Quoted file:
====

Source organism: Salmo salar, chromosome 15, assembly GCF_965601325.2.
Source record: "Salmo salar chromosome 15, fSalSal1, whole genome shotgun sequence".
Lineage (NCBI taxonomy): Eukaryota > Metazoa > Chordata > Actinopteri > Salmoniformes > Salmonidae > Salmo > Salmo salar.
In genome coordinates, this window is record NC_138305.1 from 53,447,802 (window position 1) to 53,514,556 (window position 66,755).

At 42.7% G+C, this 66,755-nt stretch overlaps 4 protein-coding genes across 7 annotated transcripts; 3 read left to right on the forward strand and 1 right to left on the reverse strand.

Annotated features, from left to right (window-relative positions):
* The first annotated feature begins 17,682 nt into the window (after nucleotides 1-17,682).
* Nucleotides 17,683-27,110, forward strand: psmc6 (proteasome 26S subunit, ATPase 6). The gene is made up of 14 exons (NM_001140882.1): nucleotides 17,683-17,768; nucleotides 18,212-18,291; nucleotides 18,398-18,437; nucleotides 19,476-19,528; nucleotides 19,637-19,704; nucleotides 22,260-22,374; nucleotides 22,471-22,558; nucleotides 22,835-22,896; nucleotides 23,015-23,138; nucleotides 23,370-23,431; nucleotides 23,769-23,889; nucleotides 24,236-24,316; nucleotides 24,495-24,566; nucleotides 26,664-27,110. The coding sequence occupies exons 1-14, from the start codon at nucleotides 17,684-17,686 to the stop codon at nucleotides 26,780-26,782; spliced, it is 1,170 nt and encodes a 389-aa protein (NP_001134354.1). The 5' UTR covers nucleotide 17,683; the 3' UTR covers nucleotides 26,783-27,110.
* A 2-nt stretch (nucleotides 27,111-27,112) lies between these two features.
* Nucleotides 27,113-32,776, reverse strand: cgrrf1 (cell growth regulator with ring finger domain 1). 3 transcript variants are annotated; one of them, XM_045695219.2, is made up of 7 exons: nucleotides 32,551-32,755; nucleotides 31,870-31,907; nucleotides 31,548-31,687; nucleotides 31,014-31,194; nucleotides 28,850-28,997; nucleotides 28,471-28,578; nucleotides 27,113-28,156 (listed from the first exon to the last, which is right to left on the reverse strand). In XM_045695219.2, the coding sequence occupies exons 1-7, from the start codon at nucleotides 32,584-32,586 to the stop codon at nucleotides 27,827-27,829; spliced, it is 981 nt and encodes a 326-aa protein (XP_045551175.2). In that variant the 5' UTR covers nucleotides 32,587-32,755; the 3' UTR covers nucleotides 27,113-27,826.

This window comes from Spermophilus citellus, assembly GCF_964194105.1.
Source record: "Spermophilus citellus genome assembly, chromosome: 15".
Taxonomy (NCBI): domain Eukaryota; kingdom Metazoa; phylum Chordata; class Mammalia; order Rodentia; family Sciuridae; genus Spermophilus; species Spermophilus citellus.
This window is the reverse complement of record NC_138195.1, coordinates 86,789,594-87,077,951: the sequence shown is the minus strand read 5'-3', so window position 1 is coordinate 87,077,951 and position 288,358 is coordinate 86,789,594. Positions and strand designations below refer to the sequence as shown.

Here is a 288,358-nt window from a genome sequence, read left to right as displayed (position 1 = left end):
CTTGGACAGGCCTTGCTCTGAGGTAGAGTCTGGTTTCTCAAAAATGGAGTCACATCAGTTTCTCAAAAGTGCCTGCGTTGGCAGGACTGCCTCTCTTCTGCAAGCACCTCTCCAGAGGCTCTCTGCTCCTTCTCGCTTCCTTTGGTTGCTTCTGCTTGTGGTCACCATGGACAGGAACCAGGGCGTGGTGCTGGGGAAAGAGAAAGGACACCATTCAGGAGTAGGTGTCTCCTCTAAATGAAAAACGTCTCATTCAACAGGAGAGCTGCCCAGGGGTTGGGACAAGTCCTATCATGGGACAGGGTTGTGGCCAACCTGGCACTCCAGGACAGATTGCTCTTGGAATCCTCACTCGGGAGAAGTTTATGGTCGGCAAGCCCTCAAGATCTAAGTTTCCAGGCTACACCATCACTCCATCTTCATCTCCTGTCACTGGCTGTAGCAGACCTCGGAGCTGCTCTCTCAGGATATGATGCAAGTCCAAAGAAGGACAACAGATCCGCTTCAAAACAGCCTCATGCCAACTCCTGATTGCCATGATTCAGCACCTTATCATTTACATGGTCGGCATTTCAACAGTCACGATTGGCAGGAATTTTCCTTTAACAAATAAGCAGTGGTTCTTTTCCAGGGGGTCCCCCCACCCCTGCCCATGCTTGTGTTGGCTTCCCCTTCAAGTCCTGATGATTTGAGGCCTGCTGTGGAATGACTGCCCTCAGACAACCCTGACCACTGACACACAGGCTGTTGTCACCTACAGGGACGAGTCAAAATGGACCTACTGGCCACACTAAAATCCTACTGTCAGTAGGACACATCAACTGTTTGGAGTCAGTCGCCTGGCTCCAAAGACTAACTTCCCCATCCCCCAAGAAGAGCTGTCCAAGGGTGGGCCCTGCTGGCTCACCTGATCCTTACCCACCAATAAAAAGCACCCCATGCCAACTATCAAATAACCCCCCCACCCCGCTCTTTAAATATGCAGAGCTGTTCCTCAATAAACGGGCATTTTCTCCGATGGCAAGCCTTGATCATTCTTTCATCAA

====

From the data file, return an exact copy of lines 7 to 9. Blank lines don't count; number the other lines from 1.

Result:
* The first annotated feature begins 17,682 nt into the window (after nucleotides 1-17,682).
* Nucleotides 17,683-27,110, forward strand: psmc6 (proteasome 26S subunit, ATPase 6). The gene is made up of 14 exons (NM_001140882.1): nucleotides 17,683-17,768; nucleotides 18,212-18,291; nucleotides 18,398-18,437; nucleotides 19,476-19,528; nucleotides 19,637-19,704; nucleotides 22,260-22,374; nucleotides 22,471-22,558; nucleotides 22,835-22,896; nucleotides 23,015-23,138; nucleotides 23,370-23,431; nucleotides 23,769-23,889; nucleotides 24,236-24,316; nucleotides 24,495-24,566; nucleotides 26,664-27,110. The coding sequence occupies exons 1-14, from the start codon at nucleotides 17,684-17,686 to the stop codon at nucleotides 26,780-26,782; spliced, it is 1,170 nt and encodes a 389-aa protein (NP_001134354.1). The 5' UTR covers nucleotide 17,683; the 3' UTR covers nucleotides 26,783-27,110.
* A 2-nt stretch (nucleotides 27,111-27,112) lies between these two features.